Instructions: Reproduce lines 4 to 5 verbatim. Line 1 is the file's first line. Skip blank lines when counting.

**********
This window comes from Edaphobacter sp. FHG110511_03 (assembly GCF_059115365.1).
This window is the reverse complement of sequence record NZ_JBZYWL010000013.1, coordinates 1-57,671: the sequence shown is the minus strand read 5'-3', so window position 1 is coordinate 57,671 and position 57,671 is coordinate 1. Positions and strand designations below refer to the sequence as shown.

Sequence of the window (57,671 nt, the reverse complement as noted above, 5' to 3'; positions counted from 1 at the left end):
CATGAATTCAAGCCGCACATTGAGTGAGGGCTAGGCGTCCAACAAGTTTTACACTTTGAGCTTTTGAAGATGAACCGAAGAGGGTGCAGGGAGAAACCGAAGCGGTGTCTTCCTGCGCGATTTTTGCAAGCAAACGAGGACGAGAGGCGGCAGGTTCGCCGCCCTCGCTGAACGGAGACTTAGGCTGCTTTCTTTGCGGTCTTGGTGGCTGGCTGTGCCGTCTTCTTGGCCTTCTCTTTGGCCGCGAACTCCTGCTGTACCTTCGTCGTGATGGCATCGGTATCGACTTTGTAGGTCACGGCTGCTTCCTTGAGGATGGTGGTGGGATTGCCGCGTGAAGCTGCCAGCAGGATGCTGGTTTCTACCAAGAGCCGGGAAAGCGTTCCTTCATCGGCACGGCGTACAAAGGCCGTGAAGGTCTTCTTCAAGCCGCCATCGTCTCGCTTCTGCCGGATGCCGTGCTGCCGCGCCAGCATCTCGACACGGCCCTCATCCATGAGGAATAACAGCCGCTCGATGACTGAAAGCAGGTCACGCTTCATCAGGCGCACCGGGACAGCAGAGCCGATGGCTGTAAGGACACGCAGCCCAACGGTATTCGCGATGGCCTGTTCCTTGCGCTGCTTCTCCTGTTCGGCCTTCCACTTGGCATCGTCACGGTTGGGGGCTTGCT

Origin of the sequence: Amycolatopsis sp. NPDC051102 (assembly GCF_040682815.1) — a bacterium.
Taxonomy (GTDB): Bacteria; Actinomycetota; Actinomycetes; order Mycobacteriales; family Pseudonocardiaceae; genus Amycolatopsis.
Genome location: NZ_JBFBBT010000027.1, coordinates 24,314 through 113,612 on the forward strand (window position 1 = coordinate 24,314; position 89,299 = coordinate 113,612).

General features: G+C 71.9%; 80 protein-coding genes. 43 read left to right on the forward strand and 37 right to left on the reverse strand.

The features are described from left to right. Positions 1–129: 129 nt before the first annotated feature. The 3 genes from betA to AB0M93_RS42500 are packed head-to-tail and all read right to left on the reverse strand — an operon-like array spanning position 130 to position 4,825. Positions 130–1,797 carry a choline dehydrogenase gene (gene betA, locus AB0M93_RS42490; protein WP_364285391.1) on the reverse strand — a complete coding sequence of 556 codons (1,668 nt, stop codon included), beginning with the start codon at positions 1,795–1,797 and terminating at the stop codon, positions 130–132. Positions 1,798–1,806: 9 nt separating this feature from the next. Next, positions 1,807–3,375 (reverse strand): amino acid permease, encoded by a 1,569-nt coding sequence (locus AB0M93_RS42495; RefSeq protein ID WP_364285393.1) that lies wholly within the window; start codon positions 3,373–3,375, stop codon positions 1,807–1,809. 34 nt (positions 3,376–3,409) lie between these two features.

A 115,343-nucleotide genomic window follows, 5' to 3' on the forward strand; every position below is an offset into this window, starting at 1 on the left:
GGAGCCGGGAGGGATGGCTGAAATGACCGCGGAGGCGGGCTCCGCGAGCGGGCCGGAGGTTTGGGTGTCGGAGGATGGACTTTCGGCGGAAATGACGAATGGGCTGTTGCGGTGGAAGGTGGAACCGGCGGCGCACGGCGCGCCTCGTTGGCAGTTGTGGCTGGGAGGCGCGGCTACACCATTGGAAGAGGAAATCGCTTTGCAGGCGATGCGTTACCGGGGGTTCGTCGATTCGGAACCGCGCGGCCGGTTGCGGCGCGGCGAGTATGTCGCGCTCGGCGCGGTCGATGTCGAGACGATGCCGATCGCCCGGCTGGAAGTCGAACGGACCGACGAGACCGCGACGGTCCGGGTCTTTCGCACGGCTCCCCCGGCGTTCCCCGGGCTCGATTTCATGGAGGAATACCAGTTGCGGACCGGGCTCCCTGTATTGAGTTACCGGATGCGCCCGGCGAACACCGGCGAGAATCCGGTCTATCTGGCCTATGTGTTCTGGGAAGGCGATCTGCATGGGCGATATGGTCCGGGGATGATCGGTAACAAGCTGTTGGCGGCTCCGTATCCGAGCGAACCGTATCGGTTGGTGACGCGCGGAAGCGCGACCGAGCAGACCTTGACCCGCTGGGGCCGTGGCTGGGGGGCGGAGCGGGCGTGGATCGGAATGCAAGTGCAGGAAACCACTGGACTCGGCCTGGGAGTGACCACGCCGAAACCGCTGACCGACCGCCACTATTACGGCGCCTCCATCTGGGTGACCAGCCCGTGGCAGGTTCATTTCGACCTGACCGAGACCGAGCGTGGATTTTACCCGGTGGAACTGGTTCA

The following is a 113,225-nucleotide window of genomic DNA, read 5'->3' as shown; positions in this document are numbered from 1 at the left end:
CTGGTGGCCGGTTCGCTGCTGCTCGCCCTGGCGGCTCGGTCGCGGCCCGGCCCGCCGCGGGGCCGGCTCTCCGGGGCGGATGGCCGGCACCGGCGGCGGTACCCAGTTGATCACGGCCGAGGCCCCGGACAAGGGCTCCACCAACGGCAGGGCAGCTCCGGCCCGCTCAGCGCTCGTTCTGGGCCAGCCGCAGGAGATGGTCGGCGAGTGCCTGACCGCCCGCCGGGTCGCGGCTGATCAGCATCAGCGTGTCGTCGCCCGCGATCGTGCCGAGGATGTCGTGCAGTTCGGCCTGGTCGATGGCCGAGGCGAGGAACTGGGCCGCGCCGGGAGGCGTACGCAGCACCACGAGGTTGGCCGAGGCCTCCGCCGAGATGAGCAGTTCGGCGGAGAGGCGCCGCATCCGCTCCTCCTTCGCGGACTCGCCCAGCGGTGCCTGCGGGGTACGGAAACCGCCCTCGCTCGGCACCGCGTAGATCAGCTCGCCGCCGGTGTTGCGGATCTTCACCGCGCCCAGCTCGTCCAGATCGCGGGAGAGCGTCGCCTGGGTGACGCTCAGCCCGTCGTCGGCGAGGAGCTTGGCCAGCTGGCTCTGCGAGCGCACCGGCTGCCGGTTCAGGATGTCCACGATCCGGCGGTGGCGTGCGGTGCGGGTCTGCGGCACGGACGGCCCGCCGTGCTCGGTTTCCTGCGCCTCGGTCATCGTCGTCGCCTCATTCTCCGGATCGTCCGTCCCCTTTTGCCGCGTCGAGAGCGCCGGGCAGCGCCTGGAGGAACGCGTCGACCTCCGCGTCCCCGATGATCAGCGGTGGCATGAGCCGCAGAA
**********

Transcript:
CATGAATTCAAGCCGCACATTGAGTGAGGGCTAGGCGTCCAACAAGTTTTACACTTTGAGCTTTTGAAGATGAACCGAAGAGGGTGCAGGGAGAAACCGAAGCGGTGTCTTCCTGCGCGATTTTTGCAAGCAAACGAGGACGAGAGGCGGCAGGTTCGCCGCCCTCGCTGAACGGAGACTTAGGCTGCTTTCTTTGCGGTCTTGGTGGCTGGCTGTGCCGTCTTCTTGGCCTTCTCTTTGGCCGCGAACTCCTGCTGTACCTTCGTCGTGATGGCATCGGTATCGACTTTGTAGGTCACGGCTGCTTCCTTGAGGATGGTGGTGGGATTGCCGCGTGAAGCTGCCAGCAGGATGCTGGTTTCTACCAAGAGCCGGGAAAGCGTTCCTTCATCGGCACGGCGTACAAAGGCCGTGAAGGTCTTCTTCAAGCCGCCATCGTCTCGCTTCTGCCGGATGCCGTGCTGCCGCGCCAGCATCTCGACACGGCCCTCATCCATGAGGAATAACAGCCGCTCGATGACTGAAAGCAGGTCACGCTTCATCAGGCGCACCGGGACAGCAGAGCCGATGGCTGTAAGGACACGCAGCCCAACGGTATTCGCGATGGCCTGTTCCTTGCGCTGCTTCTCCTGTTCGGCCTTCCACTTGGCATCGTCACGGTTGGGGGCTTGCT

Origin of the sequence: Amycolatopsis sp. NPDC051102 (assembly GCF_040682815.1) — a bacterium.